"Night" by Elie Wiesel Comment on the final staement of Elie Wiesel's "Night".

Essay by alan_duHigh School, 10th gradeA+, April 2004

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¾ The look in his eyes, as they stared into mine, has never left me.

Eliezer Wiesel is free at last, but freedom does not seem joyous at all, because back at the empty concentration camp in Auschwitz, where Hitler and his nefarious Nazi have murdered countless innocent lives, his tortured soul is dead and trapped inside the electric bars forever. During the days he spends in the hell on earth, what he witnesses and experiences has paralyzed him and put him to a state of apathy, he is unable to feel pain or joy. To be alive is the only thing that still makes sense, the animal instinct. He looks into the mirror, yet he no longer recognizes himself, he sees nothing but an skeletal, strange man staring back at him. (Pg.109) That is a man without faith, a man who no longer praise God or believes in him, a man who accuses God, whom his life has been tied for so long, (Pg.65)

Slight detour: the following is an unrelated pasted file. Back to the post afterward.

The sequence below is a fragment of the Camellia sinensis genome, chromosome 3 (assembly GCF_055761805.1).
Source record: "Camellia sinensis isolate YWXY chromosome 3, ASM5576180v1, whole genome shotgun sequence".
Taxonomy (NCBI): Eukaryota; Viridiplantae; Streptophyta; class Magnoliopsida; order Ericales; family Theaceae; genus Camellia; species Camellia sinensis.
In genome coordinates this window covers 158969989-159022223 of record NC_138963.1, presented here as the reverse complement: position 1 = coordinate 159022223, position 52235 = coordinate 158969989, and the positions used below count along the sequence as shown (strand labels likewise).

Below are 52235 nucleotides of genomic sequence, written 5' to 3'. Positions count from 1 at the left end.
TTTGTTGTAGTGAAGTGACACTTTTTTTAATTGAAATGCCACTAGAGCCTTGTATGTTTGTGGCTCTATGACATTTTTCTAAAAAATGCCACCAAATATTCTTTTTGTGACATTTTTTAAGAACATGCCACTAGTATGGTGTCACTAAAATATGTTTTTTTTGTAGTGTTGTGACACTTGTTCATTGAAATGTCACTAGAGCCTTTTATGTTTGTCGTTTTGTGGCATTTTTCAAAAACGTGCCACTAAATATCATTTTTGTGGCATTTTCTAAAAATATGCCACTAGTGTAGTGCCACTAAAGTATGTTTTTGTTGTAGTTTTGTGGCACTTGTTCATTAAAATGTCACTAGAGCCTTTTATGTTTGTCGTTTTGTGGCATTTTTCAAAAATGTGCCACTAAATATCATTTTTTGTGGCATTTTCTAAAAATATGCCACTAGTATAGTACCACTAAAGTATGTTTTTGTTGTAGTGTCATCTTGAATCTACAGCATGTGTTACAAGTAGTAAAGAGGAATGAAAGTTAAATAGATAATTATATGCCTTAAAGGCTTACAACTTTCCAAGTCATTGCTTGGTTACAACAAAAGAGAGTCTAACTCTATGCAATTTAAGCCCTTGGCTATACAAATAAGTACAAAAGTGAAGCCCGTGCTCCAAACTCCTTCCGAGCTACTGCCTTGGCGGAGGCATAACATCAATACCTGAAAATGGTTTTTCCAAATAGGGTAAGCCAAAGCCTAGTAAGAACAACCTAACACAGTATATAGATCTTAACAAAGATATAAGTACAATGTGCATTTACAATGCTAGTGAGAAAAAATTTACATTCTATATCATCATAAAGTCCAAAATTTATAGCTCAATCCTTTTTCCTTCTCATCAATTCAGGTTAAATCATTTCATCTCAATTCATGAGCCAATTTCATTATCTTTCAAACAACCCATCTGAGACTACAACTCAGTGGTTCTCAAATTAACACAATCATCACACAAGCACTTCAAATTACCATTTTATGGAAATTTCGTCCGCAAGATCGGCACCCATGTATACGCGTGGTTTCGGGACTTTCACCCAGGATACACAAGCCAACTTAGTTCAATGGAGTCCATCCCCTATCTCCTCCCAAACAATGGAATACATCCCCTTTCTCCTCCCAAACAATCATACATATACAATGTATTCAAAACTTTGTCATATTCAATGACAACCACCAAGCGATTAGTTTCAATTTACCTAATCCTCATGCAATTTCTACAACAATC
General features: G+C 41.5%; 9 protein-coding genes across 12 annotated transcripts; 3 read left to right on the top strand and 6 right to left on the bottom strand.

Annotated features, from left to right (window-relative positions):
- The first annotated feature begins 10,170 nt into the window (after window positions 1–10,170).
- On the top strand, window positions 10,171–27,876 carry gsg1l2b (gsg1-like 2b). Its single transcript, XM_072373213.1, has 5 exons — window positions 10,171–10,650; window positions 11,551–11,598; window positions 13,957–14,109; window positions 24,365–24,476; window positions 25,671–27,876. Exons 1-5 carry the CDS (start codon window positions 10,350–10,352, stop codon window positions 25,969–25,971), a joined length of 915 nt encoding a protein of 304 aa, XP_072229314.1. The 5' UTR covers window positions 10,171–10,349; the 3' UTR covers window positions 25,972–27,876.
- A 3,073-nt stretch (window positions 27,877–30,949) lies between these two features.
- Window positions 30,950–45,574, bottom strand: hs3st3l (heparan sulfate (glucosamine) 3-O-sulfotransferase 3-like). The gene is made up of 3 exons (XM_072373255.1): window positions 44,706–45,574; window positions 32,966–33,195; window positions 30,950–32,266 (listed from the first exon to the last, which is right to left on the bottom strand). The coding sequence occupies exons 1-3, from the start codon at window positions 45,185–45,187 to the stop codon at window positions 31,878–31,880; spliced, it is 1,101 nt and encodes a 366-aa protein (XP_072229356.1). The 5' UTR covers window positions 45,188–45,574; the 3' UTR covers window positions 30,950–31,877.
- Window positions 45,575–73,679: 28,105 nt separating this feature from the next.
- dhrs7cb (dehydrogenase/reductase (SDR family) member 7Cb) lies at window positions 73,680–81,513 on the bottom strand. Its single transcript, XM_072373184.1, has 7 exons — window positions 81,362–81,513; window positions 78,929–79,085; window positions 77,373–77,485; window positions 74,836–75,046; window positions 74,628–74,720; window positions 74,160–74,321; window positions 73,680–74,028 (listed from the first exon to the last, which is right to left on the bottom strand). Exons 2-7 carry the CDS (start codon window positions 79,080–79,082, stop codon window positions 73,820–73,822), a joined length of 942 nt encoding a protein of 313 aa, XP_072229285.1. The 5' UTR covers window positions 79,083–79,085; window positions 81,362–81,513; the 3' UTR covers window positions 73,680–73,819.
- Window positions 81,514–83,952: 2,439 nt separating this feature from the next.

a man who has been transformed into a living corpse, separated from his dead soul, all that left inside the skin were death, horror and the indelible memory. As Elie says, they never think of revenge, and there is no use for revenge, because no one can ever undo Hitler's crime.